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    3. George Takacs

      Physicist

      In reply to Stephen Tuck`

      Stephen,

      Well let us just hope that the outcome of the September elections is determined by people looking at the facts for themselves, and forming their own opinions, instead of relying on the opinions of some shock jock, or tabloid journalist.

      Really, I have to echo Marilyn Shepherd's question, on what facts do you base that statement? From my perspective this minority government has lead to a more considered discussion of policy, resulting in government proposals being improved after Greens and independents have negotiated amendments. The Greens have shown a much greater ability to compromise than have the opposition.

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    4. Martin Male

      logged in via Facebook

      In reply to John Phillip

      A conservative is from the right ! I consider the term conservative racists descriptive as is left wing wingers or other terms. I see this is directly related to Ernest Malleys' earlier comment.
      There have been many minority/coalition governments in Australian history , yet this one has the most histrionics associated with it. The bottom line is that the Labor party and the Greens upset the conservative majority press by creating a government. The opposition is in fact a coalition/minority government…

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    5. Rosie Hayes

      Retired

      In reply to John Phillip

      John Phillip: Who are you to tell anyone on this Forum to desist with their beliefs? Your comment is extremely rude.

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    6. Felix MacNeill

      Environmental Manager

      In reply to Rosie Hayes

      Rosie, you get used to John after a while - this is really the only gear he has.

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  16. Peter Evans

    Retired

    Many have commented that the decision to announce the election date was another example of bad judgement. I suspect it has achieved one of its objectives: to sort out the trash early. By this I mean get the inevitable resignations and announcements like this out of the way. Imagine the distraction if such events occurred only a few weeks from the actual election? Now they have happened and approaches to the campaign can be adjusted to take them into account. This would be another less tangible benefit of fixed term elections.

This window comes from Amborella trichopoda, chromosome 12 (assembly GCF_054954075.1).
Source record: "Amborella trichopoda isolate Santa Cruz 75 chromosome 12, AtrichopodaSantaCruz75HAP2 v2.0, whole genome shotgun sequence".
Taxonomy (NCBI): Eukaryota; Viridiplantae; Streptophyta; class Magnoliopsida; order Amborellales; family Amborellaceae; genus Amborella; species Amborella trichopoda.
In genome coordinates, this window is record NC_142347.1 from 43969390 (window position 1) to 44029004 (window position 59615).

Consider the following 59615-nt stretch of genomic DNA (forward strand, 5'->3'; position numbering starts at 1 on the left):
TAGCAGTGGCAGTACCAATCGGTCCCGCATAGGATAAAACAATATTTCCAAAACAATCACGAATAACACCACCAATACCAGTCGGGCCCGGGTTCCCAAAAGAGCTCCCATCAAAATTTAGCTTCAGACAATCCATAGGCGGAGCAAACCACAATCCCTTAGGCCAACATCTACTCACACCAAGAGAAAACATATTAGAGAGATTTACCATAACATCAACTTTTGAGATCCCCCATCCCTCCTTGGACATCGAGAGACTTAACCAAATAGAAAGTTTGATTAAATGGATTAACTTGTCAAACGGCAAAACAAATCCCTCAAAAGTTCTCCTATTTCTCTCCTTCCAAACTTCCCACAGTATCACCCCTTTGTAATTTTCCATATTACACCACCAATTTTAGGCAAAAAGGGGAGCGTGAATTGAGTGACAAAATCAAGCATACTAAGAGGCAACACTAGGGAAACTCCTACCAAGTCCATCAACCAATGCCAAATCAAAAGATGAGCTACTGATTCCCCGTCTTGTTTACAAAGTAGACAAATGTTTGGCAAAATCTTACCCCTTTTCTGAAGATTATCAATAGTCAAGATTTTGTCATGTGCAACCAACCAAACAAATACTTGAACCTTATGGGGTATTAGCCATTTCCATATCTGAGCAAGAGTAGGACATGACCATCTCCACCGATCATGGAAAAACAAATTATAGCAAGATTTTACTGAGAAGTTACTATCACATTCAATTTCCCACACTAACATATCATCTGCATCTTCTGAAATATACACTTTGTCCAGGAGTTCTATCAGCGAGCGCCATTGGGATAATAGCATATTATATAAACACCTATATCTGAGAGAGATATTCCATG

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  17. Lurline McCulloch

    logged in via Twitter

    I take strong issue with your use of the term Carbon TAX. There is no Carbon "TAX". There is a Carbon "Price". You mention the P.M. being considered "untrustworthy" because of the "tax". The P.M. clearly stated - before the election - that she would bring in a Carbon PRICE. I have videos of her making that statement.
    In not pointing out the difference you perpetuate Tony Abbott's lie of quoting HALF her sentence & not the full quote " . . but there WILL be a Price."
    Otherwise a good article.

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    1. Coralie Naumann

      logged in via Facebook

      In reply to Lurline McCulloch

      Thanks Lurline for saying what I immediately thought. Tony Abbott's toxic use of the term "carbon tax" has spread like a virus and I don't understand why seemingly intelligent people use the term.

      If you are fined for speeding is that a tax or is it the price you pay for doing something you have been asked not to do? Please people pay attention to wording, it is extremely important when making political statements.

      @cornaum on Twitter

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    2. Martin Male

      logged in via Facebook

      In reply to Lurline McCulloch

      I agree with Lurline I fine it appalling journalism that the term Carbon Tax is perpetuated by the media members. It is a carbon price( as ineffective and paltry as it is) their is no tax

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  18. John C Smith

    Auditor

    Now the part of the lead of Australia had divorced itself from that lead leaving the independents to lead the oldies to poker machines the real labour leaders are out challenging the faceles and leaking rats to come out.